A Tale Of Business Infrastructure

by Shonali Burke on May 20, 2010

Once Upon A Time…

The new Executive Director realized she had some HR problems (which is how I came in).

But neither she nor her Board Chair had any ideas of the extent of the mess. For the first time, I could find nothing to retain in their management effectiveness review.

The problems that underlie the “people management” ones extend to most of their other critical infrastructure.

Worse, they are creating a significant portion of their financial difficulties.


You have a focus, maybe even a passion, about your work.  And you get through all the things you need to do -  to get back to the parts you love.

But too often we put off investing in the support we need to succeed.

Maybe you have put off upgrading software or hiring services or adding people to save money.  Perhaps, like many entrepreneurs, you have hired someone on the cheap or for two different types of work and not had the results you sought.

Or, like another client, built a business plan that did not take into account some basic laws and thus had no possibility of success.

Infrastructure done well supports your business goals.

I know of a book author who needed to get a lot of exposure quickly to sell her book and thought speaking engagements would help.

But in weeks of working on finding such options, she was getting little traction.   She finally bought some marketing advice.  That led to her hiring a virtual assistant who did all the research on upcoming women-related events and got them her marketing materials.

Within two weeks, she had 20 speaking engagements set up for regional and national events in the next six months!

Buying the marketing advice and using a virtual assistant, her book took off.  And she got a great start in her second career.

Take a look at your infrastructure.  Is it really effective for what you need?

Do you have the systems and processes that make normal work easier?  If you are the “face” of your business, are you out in the right venues to build your business?  Or are you too busy doing other tasks instead?

How much work are you doing just to cope, rather than to be fully productive?  How much time does that take away from your income-producing work?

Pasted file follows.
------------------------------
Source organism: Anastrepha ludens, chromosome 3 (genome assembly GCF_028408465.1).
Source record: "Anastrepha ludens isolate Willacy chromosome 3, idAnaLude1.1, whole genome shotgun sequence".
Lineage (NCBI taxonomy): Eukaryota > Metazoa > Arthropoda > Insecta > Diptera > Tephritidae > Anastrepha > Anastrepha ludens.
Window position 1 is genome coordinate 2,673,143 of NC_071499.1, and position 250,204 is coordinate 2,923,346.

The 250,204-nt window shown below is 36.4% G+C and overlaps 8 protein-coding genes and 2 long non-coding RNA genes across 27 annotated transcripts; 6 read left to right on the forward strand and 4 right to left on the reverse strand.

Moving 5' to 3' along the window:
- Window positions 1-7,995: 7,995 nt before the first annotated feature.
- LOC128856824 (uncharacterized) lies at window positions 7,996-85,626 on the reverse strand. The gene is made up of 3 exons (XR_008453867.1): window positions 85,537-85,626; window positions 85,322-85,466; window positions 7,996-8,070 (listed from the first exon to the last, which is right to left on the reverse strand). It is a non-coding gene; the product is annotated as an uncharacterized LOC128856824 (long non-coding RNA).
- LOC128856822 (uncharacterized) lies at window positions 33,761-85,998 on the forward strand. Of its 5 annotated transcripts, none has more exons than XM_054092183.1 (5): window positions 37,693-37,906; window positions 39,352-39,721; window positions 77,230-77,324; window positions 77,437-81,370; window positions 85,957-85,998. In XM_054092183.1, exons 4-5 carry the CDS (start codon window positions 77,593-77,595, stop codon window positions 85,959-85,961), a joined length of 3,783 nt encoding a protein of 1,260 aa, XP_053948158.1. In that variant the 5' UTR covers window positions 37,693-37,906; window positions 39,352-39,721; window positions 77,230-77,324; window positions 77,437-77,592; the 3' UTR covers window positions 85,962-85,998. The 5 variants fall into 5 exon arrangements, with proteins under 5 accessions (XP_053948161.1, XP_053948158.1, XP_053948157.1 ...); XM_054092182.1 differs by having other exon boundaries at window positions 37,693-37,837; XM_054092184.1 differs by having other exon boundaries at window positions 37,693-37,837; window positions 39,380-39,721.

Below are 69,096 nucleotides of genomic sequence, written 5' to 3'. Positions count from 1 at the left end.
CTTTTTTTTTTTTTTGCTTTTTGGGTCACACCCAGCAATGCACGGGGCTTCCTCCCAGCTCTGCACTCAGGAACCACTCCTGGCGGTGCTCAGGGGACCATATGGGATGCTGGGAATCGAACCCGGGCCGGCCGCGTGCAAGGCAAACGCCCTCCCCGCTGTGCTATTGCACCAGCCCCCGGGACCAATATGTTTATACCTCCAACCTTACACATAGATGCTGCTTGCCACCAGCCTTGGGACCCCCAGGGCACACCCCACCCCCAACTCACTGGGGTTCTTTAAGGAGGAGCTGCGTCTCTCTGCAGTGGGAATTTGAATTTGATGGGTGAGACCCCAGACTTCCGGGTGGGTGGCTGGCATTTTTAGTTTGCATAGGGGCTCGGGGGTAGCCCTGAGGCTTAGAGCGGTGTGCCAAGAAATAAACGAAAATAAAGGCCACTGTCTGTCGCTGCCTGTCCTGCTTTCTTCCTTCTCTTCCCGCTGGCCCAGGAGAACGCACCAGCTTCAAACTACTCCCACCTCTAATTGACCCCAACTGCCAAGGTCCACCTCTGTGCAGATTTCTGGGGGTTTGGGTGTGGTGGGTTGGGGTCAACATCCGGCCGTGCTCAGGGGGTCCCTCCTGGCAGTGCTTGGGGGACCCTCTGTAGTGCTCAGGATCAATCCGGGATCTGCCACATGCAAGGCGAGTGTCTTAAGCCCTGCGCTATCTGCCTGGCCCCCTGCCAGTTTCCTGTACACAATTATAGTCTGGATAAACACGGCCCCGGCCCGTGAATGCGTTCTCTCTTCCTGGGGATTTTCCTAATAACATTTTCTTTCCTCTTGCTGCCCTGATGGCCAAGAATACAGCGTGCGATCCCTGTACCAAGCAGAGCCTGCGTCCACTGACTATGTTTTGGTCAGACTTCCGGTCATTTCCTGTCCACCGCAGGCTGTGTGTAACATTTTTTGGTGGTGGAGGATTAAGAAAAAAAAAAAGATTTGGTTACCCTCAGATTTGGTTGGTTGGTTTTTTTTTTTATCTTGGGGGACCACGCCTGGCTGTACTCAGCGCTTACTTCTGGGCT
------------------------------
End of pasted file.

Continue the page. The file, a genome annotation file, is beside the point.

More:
From items as simple as regularly backing up your PCs to buying advice, many of us skip that investment until we are “burned” and lose time or business when we least can afford to do so.

You certainly do not need the infrastructure of a large operation.

Yet many entrepreneurs grab programs and policies from past employers or other sources.

I regularly see the problems this creates as they are not tailored to what is needed.  My non-profit client above has a salary structure based on government, which built in costs they cannot sustain.  Their past management grabbed it without understanding the impact.

Now, we have to try to ameliorate its worst effects and create an effective process tailored to their market and needs without losing valuable employees.

Tick tock, tick tock…

If I have made you think, great!  I hate it when I’m called in because a lawsuit or a government audit has put the future of the organization in jeopardy.  And too often,  I learn the problem originated from trying to save money on expertise or systems.

Not sure what you really need and can afford?

Look at the things you are doing that you don’t enjoy or are not expert in.  Plus whatever you should be doing but have not.

What would make you more successful?

Make a list. It may look overwhelming at first.  Don’t give up!  Start with some priorities.  Then see what assistance and information are available from the SBA, SCORE and your local Small Business Development Center.  Check out your professional association’s offerings.  Ask colleagues and competitors what their most effective resources and practices are.

Take your business to the next level of success!

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Image: Kjirstin Bentson, Creative Commons

Regular contributor Patricia A. Frame is an experienced management consultant, speaker, and executive with expertise in human capital. Launching a new Women Grow Business series on human resources for small business, Patricia is founder of Strategies for Human Resources. She helps small to mid-size organizations achieve their goals through more effective human capital strategy and management. She can be reached through her website SHRinsight.com, where archives for her ongoing management series can be found.

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